Environment

Visual Journalism Team at Deutsche Welle

published 06.12.2019

Africa's cities are booming. But they will be hit hardest by climate change. In interviews with 30 urban Africans, including informal waste pickers and UN climate scientists, DW looks at how four big and fast-growing cities are adapting: Lagos to scorching heatwaves, Kampala to rising waste, Cairo to potentially looming drought and Dar es Salaam to choking traffic.

Skipping class to address leaders of some of the world's most powerful cities, 22-year-old Hilda Nakabuye called on the room of mayors to stand in solidarity with young people fighting for the planet.

"I am a victim of this climate crisis and I am not ashamed to say so," said Nakabuye, a student from rural Uganda who now lives in Kampala, at a climate conference in October. Her voice cracking and eyes wet with tears, she recounted how her family had sold its land and livestock after heavy rains and fierce winds washed away crops, and drought dried up wells. "When the money was over, it was a question of survival or death."

The mayors rose to their feet.

Nakabuye, who started campaigning for the environment in 2017, is one of thousands of young Africans who have taken to the streets demanding governments act — urgently — against global warming.

Africa's urban population is set to double by 2050 and its citizens, three-quarters of whom are below the age of 35, are readying themselves for a future of scorching heat — where water is scarcer, air dirtier and floods hit harder and more often.

Hilda Nakabuye joined Greta Thunberg's global youth climate movement after two years campaigning for the environment.

© Photo: Emmanuel Balemezi

Many are witnessing such effects already. Two in three Africans who have heard of climate change say it is causing a decline in the quality of life in their countries, a pan-African survey of 45,000 people by Afrobarometer found. About half say they've seen extreme weather become more severe in the last decade.

"I'm lucky that I'm still surviving," Nakabuye said at the World Mayors Summit. "I will not take this for granted because people are dying every day."

Yet as the climate crisis accelerates across the planet, it is Africa's cities that are most at risk. Here's how they compare to cities across the world:

Population Growth African Cities

Each dot represents one of the world's big cities. Cities near the top are more vulnerable to climate change.

The bigger the bubble, the more people live in a city.

Cities on the right are growing much faster than those on the left. Fast-growing cities are the most susceptible to climate change.

Most of these cities are in Africa. The biggest (Lagos and Cairo) and fastest-growing (Dar es Salaam and Kampala) are beset by environmental challenges.

Climate change will make their battle against heat, drought, waste and air pollution harder.

Africa is home to three of the world's megacities. The populations of Lagos, Cairo and Kinshasa have already gone beyond 10 million. Luanda and Dar will join them in a decade. Cities such as Kampala, Bamako and Ouagadougou — whose populations are in the low millions — are some of the world's fastest-growing.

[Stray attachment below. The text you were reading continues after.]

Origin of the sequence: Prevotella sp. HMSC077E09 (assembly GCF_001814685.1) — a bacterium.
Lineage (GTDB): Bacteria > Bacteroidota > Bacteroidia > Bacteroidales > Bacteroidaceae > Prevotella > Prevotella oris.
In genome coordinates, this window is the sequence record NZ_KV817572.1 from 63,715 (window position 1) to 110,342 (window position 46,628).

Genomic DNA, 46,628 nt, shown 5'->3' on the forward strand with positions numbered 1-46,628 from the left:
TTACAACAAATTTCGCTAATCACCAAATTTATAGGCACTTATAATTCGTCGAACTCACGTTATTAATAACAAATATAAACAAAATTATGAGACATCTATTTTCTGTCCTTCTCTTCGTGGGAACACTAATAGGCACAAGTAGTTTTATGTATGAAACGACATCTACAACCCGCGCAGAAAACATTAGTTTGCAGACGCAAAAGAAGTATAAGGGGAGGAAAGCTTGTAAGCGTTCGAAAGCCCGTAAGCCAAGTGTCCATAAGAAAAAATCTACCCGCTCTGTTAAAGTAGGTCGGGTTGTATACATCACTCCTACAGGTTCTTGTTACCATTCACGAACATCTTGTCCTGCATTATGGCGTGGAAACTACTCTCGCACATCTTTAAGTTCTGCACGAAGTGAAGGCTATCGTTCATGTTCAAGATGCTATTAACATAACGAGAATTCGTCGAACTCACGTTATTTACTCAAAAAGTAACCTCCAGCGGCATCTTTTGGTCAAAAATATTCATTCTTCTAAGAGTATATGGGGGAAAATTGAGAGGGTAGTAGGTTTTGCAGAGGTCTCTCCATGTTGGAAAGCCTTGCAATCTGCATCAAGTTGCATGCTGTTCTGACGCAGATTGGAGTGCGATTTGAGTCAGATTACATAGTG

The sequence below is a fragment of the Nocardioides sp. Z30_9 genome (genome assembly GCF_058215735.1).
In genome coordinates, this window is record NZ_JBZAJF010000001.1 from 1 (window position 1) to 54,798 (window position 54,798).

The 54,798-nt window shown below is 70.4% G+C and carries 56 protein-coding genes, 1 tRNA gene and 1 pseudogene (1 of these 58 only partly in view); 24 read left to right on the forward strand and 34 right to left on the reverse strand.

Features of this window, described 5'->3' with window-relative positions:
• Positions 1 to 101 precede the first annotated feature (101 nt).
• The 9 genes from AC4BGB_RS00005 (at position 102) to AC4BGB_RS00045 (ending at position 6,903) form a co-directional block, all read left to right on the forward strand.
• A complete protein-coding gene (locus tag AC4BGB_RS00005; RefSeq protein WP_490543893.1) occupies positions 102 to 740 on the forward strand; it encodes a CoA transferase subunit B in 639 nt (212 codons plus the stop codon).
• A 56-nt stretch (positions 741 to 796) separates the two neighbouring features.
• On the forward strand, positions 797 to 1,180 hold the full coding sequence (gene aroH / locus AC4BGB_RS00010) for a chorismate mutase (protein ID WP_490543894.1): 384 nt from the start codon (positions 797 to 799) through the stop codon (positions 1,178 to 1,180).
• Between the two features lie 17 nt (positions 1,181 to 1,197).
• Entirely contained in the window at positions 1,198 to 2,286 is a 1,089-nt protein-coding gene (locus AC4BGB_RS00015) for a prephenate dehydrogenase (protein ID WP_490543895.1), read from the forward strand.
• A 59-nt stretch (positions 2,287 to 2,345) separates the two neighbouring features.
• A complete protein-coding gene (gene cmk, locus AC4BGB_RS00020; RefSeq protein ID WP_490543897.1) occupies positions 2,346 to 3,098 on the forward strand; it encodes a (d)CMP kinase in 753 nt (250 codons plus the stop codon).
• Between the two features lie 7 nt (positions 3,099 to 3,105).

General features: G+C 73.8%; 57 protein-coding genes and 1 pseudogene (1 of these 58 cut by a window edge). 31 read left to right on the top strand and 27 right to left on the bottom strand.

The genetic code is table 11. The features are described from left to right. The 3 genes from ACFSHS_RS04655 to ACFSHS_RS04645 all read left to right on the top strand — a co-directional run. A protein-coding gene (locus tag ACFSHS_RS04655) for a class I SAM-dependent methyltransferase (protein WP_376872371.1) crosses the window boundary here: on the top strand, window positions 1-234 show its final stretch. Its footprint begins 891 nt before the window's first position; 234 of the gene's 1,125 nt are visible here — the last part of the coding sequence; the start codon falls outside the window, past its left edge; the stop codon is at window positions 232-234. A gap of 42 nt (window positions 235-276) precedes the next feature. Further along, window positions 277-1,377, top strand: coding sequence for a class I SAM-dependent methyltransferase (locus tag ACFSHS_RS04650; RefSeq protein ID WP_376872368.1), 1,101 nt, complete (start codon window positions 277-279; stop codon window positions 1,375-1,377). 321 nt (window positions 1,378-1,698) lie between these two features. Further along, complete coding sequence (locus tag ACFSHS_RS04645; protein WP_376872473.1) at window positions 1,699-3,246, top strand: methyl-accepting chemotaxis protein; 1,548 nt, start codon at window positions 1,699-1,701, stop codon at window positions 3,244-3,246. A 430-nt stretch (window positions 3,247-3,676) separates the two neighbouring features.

Against this backdrop is a deteriorating climate that suggests a period of increasingly extreme weather. As people flock to cities in search of prosperity, and infrastructure struggles to keep pace, citizens are plagued by overflowing waste and toxic traffic, too.

Amplified by urbanization, climate change in Africa is a "mega strain and mega challenge," says Maimunah Mohd Sharif, executive director of UN Habitat, the United Nations agency for human settlements."We have to really change now. Otherwise I think we have no future."

Hay stubble burning north of Cairo, suffocating the polluted city with smoke.

© Photo: AFP/Getty Images | Khaled Desouki

Cyclone Idai devastated Southeast Africa in March with floods and rain.

© Photo: picture alliance / AA | Gokhan Balci

Rising seas and poor housing leave informal settlements at risk in Lagos.

© Photo: AFP/Getty Images | Stefan Heunis

But cities are responding.

"We don't want to keep singing the song that Africa is the most vulnerable to the adverse impacts of climate change," says Anthony Nyong, director of climate change at the African Development Bank. "[This] is true, but we also know that Africa has opportunities that it can explore to chart a low-carbon, climate-resilient development pathway."

As the environment breaks down, and populations swell, how are Africa's biggest and fastest-growing cities adapting?

Keeping cool in
Lagos
Nigeria

Temperatures in Lagos are rising — fast.

The sprawling Nigerian megapolis is home to 13 million people, according to the UN, but government estimates put the figure as high as 20 million, depending on where the city's boundaries are drawn. By the end of the century, scientists project Lagos will have the most people exposed to extreme heat of any city in Africa. Climate change will make heatwaves in Lagos longer, stronger and more common.

Hotter weather can exacerbate some mental health conditions and makes even mundane tasks — such as walking to work or going to bed — draining.

Heatwaves hit children, elderly people and the sick hardest. But fit young adults who work outside, such as builders and fishers, are also at risk. Extremely hot weather can worsen heart, lung and kidney disease. At worst it kills.

Here's how high temperatures are set to rise.

Heatwave Lagos Nigeria

Summer in Lagos lasts from December through to April. Darker rows are months with more hot days.